Starbucks in Calgary… wouldn’t it be just like any other Starbucks in the world? That would make sense to me, since it’s a regulated chain with a high end image. No wonder they can afford to charge $5 for a drink.

Perhaps either today I am a bitter bitch, or perhaps for real my expectations for Starbucks have fallen lower than the side curb. I figured to spend some time working in a Starbucks at a Calgary Safeway grocery store, but to my surprise the staff totally disregarded my request to clean up a little. Overflowing garbage can, litter on the floor, so on. Well, she did wipe the counter before I filmed this video, but that’s about it.

I always looked up to Starbucks as a great example of a business model. In my university they even taught it as a case study for our entrepreneurship course. But now I am looking at this beat up, run down place and wondering if the brand grew too big to care.

Maybe Starbucks will say that this facility is maintained by Safeway, and not by them. But in this case I feel that if Safeway cannot live up to their level of cleanliness, then they should not be at that particular store.

I am packing up my stuff and going home to my Nespresso machine! Starbucks, goodbye. Nespresso, what else?

 

Karatbars International – Is it a Scam? (IMS & Associates, Offshore Credit Cards, Gold)

Today some girl I barely know called me all bubbly, saying something like “I just found out about a wonderful business, I don’t even understand it myself, but it is so profitable that there are not enough chairs to seat all the attendees.”

Whenever someone says that it is wonderful, but they are reluctant to explain anything because someone else can explain it better, a red flag goes off for me. In my opinion a beautiful business idea should be simple enough to get across without a big presentation.

I doubt I’ll even attend that presentation, but I can tell you right away that there is something strange going on. Any reputable credit card provider has a polished website, but these guys seem to have it quite mediocre, with little formatting mishaps here and there and Wikipedia is indicated as a source for some information. Even the video looks somehow familiar since all of those images are taken from stock photo sites.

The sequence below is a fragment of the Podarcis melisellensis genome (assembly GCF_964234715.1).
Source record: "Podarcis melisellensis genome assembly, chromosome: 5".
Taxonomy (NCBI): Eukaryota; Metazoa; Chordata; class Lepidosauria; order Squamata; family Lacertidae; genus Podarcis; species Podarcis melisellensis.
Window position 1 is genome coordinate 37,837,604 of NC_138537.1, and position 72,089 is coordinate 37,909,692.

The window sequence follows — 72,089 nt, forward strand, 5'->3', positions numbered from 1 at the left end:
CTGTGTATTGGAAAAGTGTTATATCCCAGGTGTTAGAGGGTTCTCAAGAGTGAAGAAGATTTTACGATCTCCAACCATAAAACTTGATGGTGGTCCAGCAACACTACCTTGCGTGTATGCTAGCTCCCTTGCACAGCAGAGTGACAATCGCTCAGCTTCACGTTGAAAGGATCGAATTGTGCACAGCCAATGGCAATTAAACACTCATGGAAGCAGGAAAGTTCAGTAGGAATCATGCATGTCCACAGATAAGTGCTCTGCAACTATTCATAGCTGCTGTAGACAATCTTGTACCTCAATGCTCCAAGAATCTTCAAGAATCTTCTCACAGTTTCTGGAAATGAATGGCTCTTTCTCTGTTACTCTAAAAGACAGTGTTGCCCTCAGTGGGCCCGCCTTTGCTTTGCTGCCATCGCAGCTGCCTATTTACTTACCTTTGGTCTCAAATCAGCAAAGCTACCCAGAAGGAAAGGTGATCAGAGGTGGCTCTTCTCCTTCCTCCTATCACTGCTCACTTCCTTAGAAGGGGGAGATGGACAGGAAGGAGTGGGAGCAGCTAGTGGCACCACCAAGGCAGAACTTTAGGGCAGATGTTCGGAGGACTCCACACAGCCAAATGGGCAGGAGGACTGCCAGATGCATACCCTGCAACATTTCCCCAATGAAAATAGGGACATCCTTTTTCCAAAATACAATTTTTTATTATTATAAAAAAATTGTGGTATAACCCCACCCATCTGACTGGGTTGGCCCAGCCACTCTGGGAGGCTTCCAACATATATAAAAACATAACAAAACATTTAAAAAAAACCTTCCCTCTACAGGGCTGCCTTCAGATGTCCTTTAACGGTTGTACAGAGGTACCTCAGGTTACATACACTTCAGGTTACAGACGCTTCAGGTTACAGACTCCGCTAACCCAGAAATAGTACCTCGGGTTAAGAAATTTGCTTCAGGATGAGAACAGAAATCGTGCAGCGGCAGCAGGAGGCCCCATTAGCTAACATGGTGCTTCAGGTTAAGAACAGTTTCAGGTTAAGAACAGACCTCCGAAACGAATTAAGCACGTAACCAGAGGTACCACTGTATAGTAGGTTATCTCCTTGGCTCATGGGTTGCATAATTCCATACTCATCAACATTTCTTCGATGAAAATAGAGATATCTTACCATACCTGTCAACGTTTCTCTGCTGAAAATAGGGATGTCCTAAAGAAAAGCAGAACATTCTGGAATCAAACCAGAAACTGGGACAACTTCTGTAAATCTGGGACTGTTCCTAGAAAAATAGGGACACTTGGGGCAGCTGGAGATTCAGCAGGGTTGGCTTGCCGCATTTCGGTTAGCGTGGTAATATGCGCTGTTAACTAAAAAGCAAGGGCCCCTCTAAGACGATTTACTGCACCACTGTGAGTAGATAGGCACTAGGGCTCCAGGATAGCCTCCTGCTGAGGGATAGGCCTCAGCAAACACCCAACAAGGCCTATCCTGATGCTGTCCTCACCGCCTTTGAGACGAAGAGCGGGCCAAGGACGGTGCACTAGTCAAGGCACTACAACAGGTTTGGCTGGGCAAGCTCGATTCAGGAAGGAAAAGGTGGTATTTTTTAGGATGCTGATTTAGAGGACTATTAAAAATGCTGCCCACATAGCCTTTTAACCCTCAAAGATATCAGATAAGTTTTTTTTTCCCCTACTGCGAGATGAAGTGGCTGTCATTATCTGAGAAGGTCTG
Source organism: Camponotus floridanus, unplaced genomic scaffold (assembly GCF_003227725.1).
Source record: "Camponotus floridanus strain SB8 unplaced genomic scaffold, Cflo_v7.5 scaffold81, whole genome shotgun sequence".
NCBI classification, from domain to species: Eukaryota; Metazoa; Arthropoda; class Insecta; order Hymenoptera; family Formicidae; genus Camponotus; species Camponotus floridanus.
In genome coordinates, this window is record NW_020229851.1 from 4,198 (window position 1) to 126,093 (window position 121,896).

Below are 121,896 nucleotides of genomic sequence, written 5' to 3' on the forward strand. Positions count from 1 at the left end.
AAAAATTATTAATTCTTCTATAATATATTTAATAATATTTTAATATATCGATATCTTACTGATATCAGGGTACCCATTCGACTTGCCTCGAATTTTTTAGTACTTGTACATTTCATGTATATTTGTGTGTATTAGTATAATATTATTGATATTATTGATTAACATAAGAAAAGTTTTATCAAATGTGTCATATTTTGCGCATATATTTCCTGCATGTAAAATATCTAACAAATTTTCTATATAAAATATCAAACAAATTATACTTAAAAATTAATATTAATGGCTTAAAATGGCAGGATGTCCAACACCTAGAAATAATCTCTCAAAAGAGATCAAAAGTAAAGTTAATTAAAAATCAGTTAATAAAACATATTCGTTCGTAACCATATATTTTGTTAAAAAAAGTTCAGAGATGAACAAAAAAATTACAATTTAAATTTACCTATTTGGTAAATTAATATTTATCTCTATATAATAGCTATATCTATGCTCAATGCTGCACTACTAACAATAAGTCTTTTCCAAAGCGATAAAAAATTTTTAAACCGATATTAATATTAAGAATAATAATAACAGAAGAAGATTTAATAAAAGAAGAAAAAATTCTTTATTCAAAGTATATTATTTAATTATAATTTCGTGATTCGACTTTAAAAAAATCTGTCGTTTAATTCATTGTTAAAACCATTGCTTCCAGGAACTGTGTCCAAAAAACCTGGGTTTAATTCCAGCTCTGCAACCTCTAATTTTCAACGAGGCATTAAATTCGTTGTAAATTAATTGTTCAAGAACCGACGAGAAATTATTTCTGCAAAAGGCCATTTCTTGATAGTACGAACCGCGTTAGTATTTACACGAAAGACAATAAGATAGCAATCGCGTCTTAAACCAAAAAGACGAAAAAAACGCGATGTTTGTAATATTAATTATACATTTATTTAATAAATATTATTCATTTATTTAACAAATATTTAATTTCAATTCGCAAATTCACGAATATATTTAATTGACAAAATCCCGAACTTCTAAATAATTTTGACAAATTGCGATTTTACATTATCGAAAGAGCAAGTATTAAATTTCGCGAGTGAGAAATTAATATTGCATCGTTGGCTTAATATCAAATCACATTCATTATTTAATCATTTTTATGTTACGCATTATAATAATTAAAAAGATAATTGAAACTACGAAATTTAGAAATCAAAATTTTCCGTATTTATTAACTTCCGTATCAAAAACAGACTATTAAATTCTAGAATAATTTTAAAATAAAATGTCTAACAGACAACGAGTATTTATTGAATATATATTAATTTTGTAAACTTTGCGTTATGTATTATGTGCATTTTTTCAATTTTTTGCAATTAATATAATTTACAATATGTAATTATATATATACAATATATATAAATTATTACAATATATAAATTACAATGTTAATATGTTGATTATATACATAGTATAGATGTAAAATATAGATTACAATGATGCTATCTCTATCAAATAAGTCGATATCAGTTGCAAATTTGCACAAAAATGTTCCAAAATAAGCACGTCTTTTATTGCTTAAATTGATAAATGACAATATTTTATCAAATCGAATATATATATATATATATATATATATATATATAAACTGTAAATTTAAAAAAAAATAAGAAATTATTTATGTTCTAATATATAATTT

I found the following online from the AMF Bureau:

Montréal – On April 17, 2014, at the request of the Autorité des marchés financiers (“AMF”), the Bureau de décision et de révision (“Bureau”) issued prohibition orders relating to certain activities of Karatbars International Gmbh (“Karatbars”), Robert La Rivière, Michel Desroches and Anthoni Snopek involving Karatbars’ affiliate and referral program.

More specifically, the Bureau has prohibited them from directly or indirectly trading in securities under any form of investment covered by the Securities Act issued by Karatbars, whether via the Internet or otherwise. It has also prohibited them from acting as a securities adviser. The Bureau is concerned that, without these orders, the respondents will continue to solicit investors.”

As you see, the company is already in trouble in Quebec and I imagine that other provinces will catch on to this soon too. This is just another pyramid scheme according to the critics and some information provided is actually false (ex. Prosegur does not store gold on their behalf).

Bereavement experienced by older persons after loss of their spouse

The loss of a spouse is one of life’s dramatic events that occur in older persons frequently, at the same time being one of the most stressful and difficult events in life. Research has shown that bereavement affects the health and well-being of old age adults, also affecting the social networks of each individual.

We will follow the steps of a scientific research study made on widowed person with a minimum age of 65. A majority of reviewed studies suggested that daily activities and routines were disrupted during bereavement and different coping strategies were suggested for the individuals to help them get past with everyday life. It is difficult for older persons to get back to their daily routines because of the new identity as widow in a social context.